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Texas Public Utility Commission rule aimed to lower power costs, but made things worse instead

Why didn't the state have rules preventing power cost from staying at $9,000/MW during the storm? It did, but the rules were flawed.

TEXAS, USA — Power prices in Texas skyrocketed to $9,000 per MWh for four days during Winter Storm Uri. As a result, power companies declared bankruptcy, people with variable rate plans saw their bills max out and those who bought power at wholesale prices saw bills in the thousands. 

Why didn't Texas have rules to keep this from happening? Actually they did, but the rules were flawed. Now the state is fixing them.

As state power prices rise to meet demand, they can go as far as the established high system-wide offer cap (HCAP) of $9,000 per MWh. They cannot, however, stay their indefinitely. 

According to Texas Public Utility Commission (PUC) Spokesman Spokesman Andrew Barlow, the price may only stay there until a certain threshold of total electricity cost has been reached. At that point, the system is supposed to drop to the Low System-Wide Offer Cap (LCAP) which stays in place for the rest of the year. But in February, things didn't turn out that way because LCAP is tied to the price index of natural gas.  

"Normally the market would have gone to that lower cap: $2,000 MWh or 50 times price index value (of natural gas) and that cap remains in place for the rest of the year," Barlow said. "But because fuel prices were so high, going to fifty times the fuel index price would have actually pushed the price much, much higher than the nine thousand dollar cap."

According to state rules the price goes to $2,000 per MWh or 50 times the natural gas price index value determined by ERCOT, expressed in dollars per MWh and dollars per MW per hour. The problem is, the cap is set to the greater of the two instead of the lesser. During the winter storm, fuel prices skyrocketed to $348 per unit and Barlow said power prices could have gone up to $17,000 MWh. The PUC then ordered ERCOT not to use the LCAP rules in order to keep prices from going even higher.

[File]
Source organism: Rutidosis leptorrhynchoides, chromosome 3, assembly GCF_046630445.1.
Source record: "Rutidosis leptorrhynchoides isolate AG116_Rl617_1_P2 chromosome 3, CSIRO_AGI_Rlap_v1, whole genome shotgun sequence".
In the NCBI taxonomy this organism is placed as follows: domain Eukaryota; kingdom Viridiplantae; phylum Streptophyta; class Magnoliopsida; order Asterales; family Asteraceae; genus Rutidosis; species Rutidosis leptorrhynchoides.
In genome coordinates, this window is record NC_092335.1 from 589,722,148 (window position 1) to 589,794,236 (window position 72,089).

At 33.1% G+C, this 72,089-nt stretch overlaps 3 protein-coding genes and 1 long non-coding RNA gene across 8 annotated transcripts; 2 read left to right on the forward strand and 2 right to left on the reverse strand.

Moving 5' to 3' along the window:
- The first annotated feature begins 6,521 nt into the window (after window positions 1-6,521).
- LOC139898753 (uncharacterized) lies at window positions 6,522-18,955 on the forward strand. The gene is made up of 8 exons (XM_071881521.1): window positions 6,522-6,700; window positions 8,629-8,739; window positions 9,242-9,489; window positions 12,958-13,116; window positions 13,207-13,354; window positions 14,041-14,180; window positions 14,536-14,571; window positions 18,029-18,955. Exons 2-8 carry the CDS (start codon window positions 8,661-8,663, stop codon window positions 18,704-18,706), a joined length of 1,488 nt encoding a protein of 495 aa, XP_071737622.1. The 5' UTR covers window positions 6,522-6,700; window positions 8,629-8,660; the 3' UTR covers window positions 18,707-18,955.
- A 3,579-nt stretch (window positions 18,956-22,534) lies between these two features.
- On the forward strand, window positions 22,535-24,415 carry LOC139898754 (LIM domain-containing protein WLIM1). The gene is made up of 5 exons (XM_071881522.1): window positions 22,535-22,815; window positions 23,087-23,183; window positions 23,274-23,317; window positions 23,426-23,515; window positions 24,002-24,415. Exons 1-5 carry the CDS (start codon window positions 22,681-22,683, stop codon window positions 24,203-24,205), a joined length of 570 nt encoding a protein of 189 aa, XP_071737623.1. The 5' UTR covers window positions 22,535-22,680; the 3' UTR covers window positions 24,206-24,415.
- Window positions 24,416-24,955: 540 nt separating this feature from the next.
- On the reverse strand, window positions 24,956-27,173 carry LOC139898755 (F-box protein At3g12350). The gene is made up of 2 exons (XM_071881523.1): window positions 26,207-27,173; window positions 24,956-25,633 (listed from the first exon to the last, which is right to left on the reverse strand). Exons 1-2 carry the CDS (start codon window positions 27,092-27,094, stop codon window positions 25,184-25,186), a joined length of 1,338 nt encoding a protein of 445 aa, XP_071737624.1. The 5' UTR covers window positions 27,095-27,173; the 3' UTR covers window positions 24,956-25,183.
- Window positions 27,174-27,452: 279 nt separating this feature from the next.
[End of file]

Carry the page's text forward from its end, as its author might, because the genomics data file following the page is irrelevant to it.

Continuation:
While the Texas legislature is working on new legislation to make sure the low price cap doesn't go higher than the high price cap, the Public Utility Commission is now on that same page. 

On Thursday, the PUC approved a proposal for publication in the Texas register that would eliminate the portion of rules with the natural gas index altogether. As a result, the LCAP would simply be $2,000 per MWh, and would stay that way for the rest of the year, regardless of the cost of natural gas.  

PUC discussed the issue briefly in a May 6 meeting and mentioned the issue of tying the cap the gas prices. The broader issue of having prices potentially soar to $17,000 MWh during the storm and the failure of the current policy to bring prices down were not explicitly mentioned. 

"We need to be able to provide certainty to the market when we can,"  Commissioner Will McAdams said. "I believe we are setting a lower cap for this year, cleaning up the disruptive force of the fuel recovery factor."   

PUC spokesman Barlow further clarified the intent of the HCAP and LCAP for 6 News Thursday afternoon, explaining that the market was only supposed to be at the HCAP level of $9000 MWh for a short time and was then supposed to be capped at a lower price for the rest of the calendar year. 

"The reason the cap exists is, once you go though an episode like that, to let the market know that that was their one shot and the rest of the year it will stay below $2,000," Barlow said. 

The PUC will now allow for comments on the rule change and will vote on the measure in June. If the new rules go into effect, they will help protect Texans from seeing variable rate electricity prices like the prices seen during the winter storm. 

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